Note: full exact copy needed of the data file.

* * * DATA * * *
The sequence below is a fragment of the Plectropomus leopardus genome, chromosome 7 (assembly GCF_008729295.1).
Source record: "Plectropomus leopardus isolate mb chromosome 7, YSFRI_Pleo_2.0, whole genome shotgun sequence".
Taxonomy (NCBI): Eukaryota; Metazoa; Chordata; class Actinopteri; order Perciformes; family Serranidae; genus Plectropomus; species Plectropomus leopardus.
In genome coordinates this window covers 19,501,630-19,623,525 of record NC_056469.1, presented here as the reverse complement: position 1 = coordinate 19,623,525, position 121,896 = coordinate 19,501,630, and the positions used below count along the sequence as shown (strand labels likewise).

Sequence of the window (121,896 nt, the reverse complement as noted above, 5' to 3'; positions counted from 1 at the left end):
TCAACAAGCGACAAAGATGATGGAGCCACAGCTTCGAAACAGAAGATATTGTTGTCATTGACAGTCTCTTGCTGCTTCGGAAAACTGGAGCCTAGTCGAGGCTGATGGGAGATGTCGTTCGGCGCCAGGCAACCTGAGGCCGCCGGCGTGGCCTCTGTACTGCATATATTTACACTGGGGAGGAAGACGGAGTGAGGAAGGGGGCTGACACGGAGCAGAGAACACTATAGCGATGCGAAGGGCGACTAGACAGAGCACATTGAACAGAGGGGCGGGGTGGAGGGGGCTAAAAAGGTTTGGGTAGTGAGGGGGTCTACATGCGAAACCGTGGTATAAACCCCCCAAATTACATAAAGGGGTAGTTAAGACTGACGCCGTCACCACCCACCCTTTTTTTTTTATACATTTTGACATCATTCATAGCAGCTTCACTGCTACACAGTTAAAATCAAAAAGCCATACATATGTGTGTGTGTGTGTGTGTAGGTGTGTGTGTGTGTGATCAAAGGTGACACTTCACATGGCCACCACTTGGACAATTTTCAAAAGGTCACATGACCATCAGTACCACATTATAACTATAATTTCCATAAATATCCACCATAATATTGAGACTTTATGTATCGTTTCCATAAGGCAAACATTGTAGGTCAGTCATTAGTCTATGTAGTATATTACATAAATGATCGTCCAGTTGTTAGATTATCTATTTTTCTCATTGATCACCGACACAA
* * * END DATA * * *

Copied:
The sequence below is a fragment of the Plectropomus leopardus genome, chromosome 7 (assembly GCF_008729295.1).
Source record: "Plectropomus leopardus isolate mb chromosome 7, YSFRI_Pleo_2.0, whole genome shotgun sequence".
Taxonomy (NCBI): Eukaryota; Metazoa; Chordata; class Actinopteri; order Perciformes; family Serranidae; genus Plectropomus; species Plectropomus leopardus.
In genome coordinates this window covers 19,501,630-19,623,525 of record NC_056469.1, presented here as the reverse complement: position 1 = coordinate 19,623,525, position 121,896 = coordinate 19,501,630, and the positions used below count along the sequence as shown (strand labels likewise).

Sequence of the window (121,896 nt, the reverse complement as noted above, 5' to 3'; positions counted from 1 at the left end):
TCAACAAGCGACAAAGATGATGGAGCCACAGCTTCGAAACAGAAGATATTGTTGTCATTGACAGTCTCTTGCTGCTTCGGAAAACTGGAGCCTAGTCGAGGCTGATGGGAGATGTCGTTCGGCGCCAGGCAACCTGAGGCCGCCGGCGTGGCCTCTGTACTGCATATATTTACACTGGGGAGGAAGACGGAGTGAGGAAGGGGGCTGACACGGAGCAGAGAACACTATAGCGATGCGAAGGGCGACTAGACAGAGCACATTGAACAGAGGGGCGGGGTGGAGGGGGCTAAAAAGGTTTGGGTAGTGAGGGGGTCTACATGCGAAACCGTGGTATAAACCCCCCAAATTACATAAAGGGGTAGTTAAGACTGACGCCGTCACCACCCACCCTTTTTTTTTTATACATTTTGACATCATTCATAGCAGCTTCACTGCTACACAGTTAAAATCAAAAAGCCATACATATGTGTGTGTGTGTGTGTGTAGGTGTGTGTGTGTGTGATCAAAGGTGACACTTCACATGGCCACCACTTGGACAATTTTCAAAAGGTCACATGACCATCAGTACCACATTATAACTATAATTTCCATAAATATCCACCATAATATTGAGACTTTATGTATCGTTTCCATAAGGCAAACATTGTAGGTCAGTCATTAGTCTATGTAGTATATTACATAAATGATCGTCCAGTTGTTAGATTATCTATTTTTCTCATTGATCACCGACACAA